Beyond Borders is an epic tale of the turbulent romance between two star-crossed lovers set against the backdrop of the world's most dangerous hot spots. Academy Award winner Angelina Jolie... See full summary »
When a robbery goes awry, the bandits all end up in a puddle of blood and only one lives and goes to jail for five years. Upon his release, the girlfriend wants her new boyfriend to kill ... See full summary »
A young man is plunged into a life of subterfuge, deceit and mistaken identity in pursuit of a femme fatale whose heart is never quite within his grasp. Remake of François Truffaut's 1969 film 'Mississippi Mermaid'
A grief-stricken mother takes on the LAPD to her own detriment when it stubbornly tries to pass off an obvious impostor as her missing child, while also refusing to give up hope that she will find him one day.
Laconic and self-contained, Edward Wilson heads CIA covert operations during the Bay of Pigs. The agency suspects that Castro was tipped, so Wilson looks for the leak. As he investigates, he recalls, in a series of flashbacks, his father's death, student days at Yale (poetry; Skull and Bones), recruitment into the fledgling OSS, truncated affairs, a shotgun marriage, cutting his teeth on spy craft in London, distance from his son, the emergence of the Cold War, and relationships with agency, British, and Soviet counterparts. We watch his idealism give way to something else: disclosing the nature of that something else is at the heart of the film's narration as he closes in on the leak. Written by
William Hurt's character, Phillip Allen, is partly based on Allen Dulles, OSS operative and later CIA director during the Bay of Pigs invasion. Contrary to common belief President Kennedy was fascinated with the world of espionage and unconventional warfare, granting the US Special Forces their trademark Green Berets whilst his enthusiasm for the James Bond novels helped to popularize them. However during the CIA's Pay of Pigs operation he refused to allow overt military support for the mission and severely limited the number of air strikes allowed to be flown by the CIA's own aircraft for fear of revealing the US government's role. Both decisions are widely considered to have doomed the entire enterprise to failure from the start. Ironically, Allan Dulles was appointed to the Warren Commission investigating the assassination of President Kennedy, Dulles' former boss. Kennedy had fired Allan Dulles as head of the CIA. See more »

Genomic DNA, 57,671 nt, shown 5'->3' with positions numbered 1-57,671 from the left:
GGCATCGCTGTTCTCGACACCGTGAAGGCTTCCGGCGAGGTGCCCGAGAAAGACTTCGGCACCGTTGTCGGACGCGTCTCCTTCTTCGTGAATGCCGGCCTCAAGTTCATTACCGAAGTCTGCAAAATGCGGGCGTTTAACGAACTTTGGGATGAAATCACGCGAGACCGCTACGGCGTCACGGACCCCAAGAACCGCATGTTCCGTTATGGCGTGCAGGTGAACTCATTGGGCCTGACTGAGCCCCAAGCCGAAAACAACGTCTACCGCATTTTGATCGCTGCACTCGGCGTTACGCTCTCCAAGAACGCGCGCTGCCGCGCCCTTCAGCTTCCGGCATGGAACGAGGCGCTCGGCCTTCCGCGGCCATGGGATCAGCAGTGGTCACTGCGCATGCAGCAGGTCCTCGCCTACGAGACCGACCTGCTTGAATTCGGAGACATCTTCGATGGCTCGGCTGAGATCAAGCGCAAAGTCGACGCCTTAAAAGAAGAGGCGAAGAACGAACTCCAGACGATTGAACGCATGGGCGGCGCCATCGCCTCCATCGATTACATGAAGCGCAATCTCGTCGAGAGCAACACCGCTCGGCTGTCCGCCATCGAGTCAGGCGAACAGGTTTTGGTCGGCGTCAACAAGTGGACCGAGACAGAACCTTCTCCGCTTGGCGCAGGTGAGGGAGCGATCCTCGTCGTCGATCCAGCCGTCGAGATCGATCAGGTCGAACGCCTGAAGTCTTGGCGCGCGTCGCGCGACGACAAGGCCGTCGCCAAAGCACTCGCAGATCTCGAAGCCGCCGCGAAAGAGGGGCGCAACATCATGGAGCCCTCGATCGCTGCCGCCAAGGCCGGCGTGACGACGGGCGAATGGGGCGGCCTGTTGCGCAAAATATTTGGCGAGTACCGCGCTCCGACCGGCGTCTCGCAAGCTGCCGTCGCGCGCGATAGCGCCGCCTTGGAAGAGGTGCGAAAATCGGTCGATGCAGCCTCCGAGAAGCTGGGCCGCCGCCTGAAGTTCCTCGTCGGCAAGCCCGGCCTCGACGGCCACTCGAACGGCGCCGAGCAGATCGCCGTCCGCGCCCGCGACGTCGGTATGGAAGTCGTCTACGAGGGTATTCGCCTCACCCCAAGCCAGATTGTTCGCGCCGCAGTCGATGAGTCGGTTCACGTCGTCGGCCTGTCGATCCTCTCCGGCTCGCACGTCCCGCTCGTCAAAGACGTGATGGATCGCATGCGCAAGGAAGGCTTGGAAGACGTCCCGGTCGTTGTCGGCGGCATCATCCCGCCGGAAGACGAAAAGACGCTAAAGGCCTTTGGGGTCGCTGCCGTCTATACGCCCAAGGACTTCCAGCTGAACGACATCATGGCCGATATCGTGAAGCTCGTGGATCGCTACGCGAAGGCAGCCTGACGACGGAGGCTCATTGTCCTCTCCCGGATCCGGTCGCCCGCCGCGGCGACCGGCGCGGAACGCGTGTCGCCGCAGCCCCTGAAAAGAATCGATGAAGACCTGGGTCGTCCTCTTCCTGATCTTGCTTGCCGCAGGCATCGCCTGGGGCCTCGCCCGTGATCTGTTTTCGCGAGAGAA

During a hallway scene early in the movie we see a water fountain that was not available in 1961. See more »
[Explaining to Wilson about the U.S./G.B. espionage relationship]
They've agreed to open up their operations to us. They can't win the war without us, but they don't really want us here. Intelligence is their mother's milk, and they don't like sharing the royal tit with people that don't have titles.
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I went into the theatre with little knowledge but that I was going to be watching a film about a man who was one of the founders of the CIA. Expecting this, I thought this movie was outstanding and a mind game from start to finish.
What one has to understand about the movie itself is that it is as complicated as the storyline. It starts out with two different time lines, decades apart and slowly one reaches the other. That in itself can be difficult to follow, but it is well worth the effort to pay attention because if you can leave the theatre understanding what took place, you walk away with a little more knowledge about the human complex.
Because this is a story more about the soul and our humanity than it is about spies and country. Those are just the means by which De Niro uses.
Every actor is placed remarkably well and no more so than Matt Damon himself. It is his acting that gives us Edward Wilson; a man without airs who doesn't compromise. The movie spans over twenty years and fortunately we see those years reflected in most of the characters. Angelina Jolie does the neglected, alcoholic wife superbly. William Hurt and Lee Pace as Richard Hayes both give a wonderful performance taking their character's flaws from subtle to substantial by the end.
Some might wonder how so many actors could be recruited for such small roles, like Alec Baldwin, Michael Gambon, and Joe Pesci, but one only has to see as far as the director to get their answer. Don't let the big names and the anagram CIA get you. This movie is as edgy as it is intricate with twists and turns that take the viewer through the world of trust and the human element. A man like Edward Wilson is just the perfect vessel for the journey.
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